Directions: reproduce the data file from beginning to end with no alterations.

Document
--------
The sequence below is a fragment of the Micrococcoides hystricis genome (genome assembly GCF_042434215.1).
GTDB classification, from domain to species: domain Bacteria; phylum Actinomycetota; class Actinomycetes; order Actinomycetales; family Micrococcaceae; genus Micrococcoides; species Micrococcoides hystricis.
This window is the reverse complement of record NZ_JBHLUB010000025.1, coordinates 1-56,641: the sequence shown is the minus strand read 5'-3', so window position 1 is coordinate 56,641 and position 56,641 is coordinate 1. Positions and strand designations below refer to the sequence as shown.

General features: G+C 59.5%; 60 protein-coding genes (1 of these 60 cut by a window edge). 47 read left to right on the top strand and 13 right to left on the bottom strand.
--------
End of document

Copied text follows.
The sequence below is a fragment of the Micrococcoides hystricis genome (genome assembly GCF_042434215.1).
GTDB classification, from domain to species: domain Bacteria; phylum Actinomycetota; class Actinomycetes; order Actinomycetales; family Micrococcaceae; genus Micrococcoides; species Micrococcoides hystricis.
This window is the reverse complement of record NZ_JBHLUB010000025.1, coordinates 1-56,641: the sequence shown is the minus strand read 5'-3', so window position 1 is coordinate 56,641 and position 56,641 is coordinate 1. Positions and strand designations below refer to the sequence as shown.

General features: G+C 59.5%; 60 protein-coding genes (1 of these 60 cut by a window edge). 47 read left to right on the top strand and 13 right to left on the bottom strand.